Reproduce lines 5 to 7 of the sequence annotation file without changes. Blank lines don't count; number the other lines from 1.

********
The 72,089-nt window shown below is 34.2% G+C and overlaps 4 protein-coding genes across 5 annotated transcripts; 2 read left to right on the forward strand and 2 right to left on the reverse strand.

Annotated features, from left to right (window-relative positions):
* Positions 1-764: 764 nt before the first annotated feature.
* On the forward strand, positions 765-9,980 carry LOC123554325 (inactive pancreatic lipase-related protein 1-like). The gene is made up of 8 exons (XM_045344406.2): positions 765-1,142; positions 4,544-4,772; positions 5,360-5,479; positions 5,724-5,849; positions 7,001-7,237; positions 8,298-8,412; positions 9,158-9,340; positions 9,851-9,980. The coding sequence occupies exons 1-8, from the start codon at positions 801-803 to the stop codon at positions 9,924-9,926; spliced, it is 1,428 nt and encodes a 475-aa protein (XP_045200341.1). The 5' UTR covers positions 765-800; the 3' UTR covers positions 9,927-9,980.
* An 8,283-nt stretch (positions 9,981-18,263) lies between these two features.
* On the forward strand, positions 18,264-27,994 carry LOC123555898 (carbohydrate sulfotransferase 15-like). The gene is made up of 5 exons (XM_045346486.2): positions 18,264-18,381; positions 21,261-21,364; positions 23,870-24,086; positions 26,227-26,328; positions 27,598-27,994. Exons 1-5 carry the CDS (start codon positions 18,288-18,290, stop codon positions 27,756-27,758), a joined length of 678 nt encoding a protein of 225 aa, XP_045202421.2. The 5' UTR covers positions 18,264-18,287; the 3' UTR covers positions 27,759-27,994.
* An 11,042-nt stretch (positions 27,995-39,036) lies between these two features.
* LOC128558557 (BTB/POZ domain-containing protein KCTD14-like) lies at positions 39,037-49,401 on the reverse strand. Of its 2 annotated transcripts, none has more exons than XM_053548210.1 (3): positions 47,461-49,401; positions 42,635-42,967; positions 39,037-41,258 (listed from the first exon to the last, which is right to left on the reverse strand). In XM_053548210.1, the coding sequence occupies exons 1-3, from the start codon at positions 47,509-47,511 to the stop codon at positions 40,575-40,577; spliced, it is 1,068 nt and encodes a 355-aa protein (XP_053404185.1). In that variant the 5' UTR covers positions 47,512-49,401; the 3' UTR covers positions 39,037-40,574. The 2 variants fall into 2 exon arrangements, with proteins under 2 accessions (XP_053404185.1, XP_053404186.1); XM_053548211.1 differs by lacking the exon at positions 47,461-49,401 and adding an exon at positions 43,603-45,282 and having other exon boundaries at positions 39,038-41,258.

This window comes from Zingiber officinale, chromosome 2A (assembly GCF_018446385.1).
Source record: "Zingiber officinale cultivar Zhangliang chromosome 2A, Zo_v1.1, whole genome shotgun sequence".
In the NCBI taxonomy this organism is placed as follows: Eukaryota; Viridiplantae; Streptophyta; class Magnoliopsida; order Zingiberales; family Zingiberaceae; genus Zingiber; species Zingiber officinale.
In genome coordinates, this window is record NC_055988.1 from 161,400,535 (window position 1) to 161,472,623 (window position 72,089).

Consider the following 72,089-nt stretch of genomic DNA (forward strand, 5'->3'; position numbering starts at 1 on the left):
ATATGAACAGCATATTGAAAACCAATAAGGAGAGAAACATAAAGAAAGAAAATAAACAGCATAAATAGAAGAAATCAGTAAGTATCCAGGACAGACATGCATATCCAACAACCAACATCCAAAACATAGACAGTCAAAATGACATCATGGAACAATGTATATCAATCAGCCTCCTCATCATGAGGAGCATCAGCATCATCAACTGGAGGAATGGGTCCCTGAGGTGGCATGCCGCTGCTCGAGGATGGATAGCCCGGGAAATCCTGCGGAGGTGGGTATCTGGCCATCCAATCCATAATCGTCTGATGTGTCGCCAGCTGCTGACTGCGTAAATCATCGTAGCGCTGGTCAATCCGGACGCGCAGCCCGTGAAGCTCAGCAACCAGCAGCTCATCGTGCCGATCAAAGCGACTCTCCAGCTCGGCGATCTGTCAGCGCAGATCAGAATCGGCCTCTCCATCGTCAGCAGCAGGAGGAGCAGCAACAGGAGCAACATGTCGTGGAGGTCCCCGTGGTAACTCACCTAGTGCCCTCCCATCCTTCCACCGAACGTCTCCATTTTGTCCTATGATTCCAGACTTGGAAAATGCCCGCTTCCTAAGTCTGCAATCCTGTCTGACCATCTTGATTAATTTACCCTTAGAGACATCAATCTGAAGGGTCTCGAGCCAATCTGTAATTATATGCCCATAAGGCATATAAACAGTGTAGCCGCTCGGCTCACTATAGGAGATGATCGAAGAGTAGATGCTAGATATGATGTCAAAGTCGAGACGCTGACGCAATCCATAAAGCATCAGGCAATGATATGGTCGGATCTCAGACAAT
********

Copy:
* An 8,283-nt stretch (positions 9,981-18,263) lies between these two features.
* On the forward strand, positions 18,264-27,994 carry LOC123555898 (carbohydrate sulfotransferase 15-like). The gene is made up of 5 exons (XM_045346486.2): positions 18,264-18,381; positions 21,261-21,364; positions 23,870-24,086; positions 26,227-26,328; positions 27,598-27,994. Exons 1-5 carry the CDS (start codon positions 18,288-18,290, stop codon positions 27,756-27,758), a joined length of 678 nt encoding a protein of 225 aa, XP_045202421.2. The 5' UTR covers positions 18,264-18,287; the 3' UTR covers positions 27,759-27,994.
* An 11,042-nt stretch (positions 27,995-39,036) lies between these two features.